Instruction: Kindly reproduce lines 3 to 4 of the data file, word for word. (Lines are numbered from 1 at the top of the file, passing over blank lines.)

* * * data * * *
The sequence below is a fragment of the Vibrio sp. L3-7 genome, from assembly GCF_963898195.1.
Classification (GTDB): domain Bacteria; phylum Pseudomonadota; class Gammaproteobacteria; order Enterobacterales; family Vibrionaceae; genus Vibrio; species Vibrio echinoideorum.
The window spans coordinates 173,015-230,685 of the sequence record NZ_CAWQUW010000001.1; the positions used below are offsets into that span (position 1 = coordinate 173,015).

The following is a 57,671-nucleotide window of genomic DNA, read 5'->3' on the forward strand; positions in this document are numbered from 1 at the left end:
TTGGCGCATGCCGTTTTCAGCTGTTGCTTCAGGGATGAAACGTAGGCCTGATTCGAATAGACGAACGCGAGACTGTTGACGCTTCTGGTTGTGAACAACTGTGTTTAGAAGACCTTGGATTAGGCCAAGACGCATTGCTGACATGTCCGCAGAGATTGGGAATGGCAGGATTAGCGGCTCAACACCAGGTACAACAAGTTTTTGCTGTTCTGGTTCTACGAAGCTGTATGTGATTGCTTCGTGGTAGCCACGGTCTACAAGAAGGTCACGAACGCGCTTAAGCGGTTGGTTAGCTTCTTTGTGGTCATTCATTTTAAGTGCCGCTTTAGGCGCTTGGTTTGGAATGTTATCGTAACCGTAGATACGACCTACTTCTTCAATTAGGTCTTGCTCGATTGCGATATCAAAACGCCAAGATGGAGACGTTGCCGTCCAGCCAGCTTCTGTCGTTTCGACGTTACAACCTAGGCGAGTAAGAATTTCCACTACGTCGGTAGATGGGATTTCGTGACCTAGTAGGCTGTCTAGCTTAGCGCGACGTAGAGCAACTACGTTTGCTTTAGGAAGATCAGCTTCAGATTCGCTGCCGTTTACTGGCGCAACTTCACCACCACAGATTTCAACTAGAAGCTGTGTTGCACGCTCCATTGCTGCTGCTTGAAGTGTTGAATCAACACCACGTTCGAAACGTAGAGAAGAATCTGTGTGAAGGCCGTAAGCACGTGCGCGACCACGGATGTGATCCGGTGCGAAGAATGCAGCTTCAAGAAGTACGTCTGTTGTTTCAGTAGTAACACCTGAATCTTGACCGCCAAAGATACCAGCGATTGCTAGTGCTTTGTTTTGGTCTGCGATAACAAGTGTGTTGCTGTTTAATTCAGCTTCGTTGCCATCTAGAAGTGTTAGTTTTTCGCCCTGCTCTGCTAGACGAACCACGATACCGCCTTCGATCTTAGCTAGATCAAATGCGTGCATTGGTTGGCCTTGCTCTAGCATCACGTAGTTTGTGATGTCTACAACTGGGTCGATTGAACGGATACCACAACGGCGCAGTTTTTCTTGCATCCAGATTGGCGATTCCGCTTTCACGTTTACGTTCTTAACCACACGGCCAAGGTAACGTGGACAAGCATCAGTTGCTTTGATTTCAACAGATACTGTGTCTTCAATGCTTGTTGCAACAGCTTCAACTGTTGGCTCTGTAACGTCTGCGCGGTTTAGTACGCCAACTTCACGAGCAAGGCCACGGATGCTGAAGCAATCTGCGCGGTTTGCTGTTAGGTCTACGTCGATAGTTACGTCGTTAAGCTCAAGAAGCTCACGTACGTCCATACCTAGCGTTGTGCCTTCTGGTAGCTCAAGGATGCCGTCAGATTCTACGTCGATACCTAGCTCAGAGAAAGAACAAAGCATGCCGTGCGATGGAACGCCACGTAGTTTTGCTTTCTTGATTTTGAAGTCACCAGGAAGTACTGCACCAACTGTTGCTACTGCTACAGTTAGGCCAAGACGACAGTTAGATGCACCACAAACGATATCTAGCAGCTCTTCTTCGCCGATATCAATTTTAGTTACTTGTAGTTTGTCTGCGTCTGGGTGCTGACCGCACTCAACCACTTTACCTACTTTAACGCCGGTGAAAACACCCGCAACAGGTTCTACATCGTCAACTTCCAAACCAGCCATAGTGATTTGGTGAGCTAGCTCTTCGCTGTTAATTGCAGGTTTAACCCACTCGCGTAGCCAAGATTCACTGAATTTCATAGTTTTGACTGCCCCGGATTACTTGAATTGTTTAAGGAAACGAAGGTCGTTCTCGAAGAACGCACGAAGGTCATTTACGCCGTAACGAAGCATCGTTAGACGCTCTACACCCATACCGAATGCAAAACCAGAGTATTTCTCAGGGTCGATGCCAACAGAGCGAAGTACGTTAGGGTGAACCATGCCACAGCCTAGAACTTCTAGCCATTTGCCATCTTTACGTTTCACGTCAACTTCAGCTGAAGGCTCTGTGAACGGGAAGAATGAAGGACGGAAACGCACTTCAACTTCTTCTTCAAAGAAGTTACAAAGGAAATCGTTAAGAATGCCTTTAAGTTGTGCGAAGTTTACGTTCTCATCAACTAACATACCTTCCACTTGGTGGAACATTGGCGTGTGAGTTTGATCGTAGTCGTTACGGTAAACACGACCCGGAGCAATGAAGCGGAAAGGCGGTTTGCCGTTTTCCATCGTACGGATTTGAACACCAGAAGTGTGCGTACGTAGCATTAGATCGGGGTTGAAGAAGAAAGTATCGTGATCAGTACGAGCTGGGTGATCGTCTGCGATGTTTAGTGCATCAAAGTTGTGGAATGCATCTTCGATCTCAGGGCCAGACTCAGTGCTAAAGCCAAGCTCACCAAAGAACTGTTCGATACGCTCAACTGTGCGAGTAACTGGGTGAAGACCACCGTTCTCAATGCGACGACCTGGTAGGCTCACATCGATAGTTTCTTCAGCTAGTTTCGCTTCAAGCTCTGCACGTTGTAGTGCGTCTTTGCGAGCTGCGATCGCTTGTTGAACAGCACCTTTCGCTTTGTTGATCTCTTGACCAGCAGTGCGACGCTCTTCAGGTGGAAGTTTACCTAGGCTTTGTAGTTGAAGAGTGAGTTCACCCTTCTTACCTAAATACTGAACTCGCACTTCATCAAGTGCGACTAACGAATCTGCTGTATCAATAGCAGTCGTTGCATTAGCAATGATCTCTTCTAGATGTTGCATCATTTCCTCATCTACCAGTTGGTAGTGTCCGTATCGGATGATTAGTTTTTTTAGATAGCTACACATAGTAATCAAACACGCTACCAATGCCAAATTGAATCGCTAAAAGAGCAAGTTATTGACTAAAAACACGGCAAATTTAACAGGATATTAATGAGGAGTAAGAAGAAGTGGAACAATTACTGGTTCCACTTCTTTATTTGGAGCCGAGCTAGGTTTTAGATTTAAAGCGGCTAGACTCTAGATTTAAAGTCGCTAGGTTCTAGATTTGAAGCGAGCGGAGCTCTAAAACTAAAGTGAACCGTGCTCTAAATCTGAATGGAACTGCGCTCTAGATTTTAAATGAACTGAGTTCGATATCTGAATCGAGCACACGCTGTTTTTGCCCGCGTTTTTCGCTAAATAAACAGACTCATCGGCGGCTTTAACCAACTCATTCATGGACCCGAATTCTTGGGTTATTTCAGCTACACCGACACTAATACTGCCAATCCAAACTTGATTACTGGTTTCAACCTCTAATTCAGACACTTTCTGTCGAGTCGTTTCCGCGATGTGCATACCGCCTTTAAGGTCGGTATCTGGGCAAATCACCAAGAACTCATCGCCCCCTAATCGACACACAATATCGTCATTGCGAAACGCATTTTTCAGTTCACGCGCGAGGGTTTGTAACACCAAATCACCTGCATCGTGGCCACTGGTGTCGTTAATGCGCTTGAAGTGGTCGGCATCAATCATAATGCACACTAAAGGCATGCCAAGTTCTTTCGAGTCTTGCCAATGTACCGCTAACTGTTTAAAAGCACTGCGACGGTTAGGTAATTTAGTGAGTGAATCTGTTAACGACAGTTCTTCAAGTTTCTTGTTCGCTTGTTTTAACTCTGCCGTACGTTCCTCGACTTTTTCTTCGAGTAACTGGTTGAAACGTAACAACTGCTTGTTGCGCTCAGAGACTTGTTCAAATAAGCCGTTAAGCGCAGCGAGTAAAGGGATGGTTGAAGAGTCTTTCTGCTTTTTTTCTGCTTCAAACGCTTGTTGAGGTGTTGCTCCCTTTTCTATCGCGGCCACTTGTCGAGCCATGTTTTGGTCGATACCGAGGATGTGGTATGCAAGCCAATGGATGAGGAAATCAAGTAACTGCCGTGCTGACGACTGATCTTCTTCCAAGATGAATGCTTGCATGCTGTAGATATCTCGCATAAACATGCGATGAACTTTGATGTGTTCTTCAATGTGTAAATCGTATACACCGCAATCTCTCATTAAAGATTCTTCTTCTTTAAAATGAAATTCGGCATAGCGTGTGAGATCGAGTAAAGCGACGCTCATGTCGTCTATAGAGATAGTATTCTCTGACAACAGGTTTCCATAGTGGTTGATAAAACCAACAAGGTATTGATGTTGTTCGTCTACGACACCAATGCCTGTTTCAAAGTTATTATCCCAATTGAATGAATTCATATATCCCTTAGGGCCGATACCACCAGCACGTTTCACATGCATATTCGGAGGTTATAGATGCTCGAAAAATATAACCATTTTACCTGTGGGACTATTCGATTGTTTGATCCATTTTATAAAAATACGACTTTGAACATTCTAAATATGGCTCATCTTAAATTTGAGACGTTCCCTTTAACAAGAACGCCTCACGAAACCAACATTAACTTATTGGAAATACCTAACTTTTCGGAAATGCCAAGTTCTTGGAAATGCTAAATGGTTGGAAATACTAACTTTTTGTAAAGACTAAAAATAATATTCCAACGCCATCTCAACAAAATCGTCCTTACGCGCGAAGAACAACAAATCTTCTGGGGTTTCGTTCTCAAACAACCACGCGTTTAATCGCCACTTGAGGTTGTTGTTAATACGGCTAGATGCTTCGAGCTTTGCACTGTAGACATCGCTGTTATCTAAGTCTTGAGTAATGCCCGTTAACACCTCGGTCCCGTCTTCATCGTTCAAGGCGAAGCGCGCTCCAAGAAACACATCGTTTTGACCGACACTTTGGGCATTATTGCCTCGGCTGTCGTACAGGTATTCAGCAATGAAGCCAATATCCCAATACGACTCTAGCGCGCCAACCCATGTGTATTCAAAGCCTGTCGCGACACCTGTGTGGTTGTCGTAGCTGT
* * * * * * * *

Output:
The window spans coordinates 173,015-230,685 of the sequence record NZ_CAWQUW010000001.1; the positions used below are offsets into that span (position 1 = coordinate 173,015).

The following is a 57,671-nucleotide window of genomic DNA, read 5'->3' on the forward strand; positions in this document are numbered from 1 at the left end: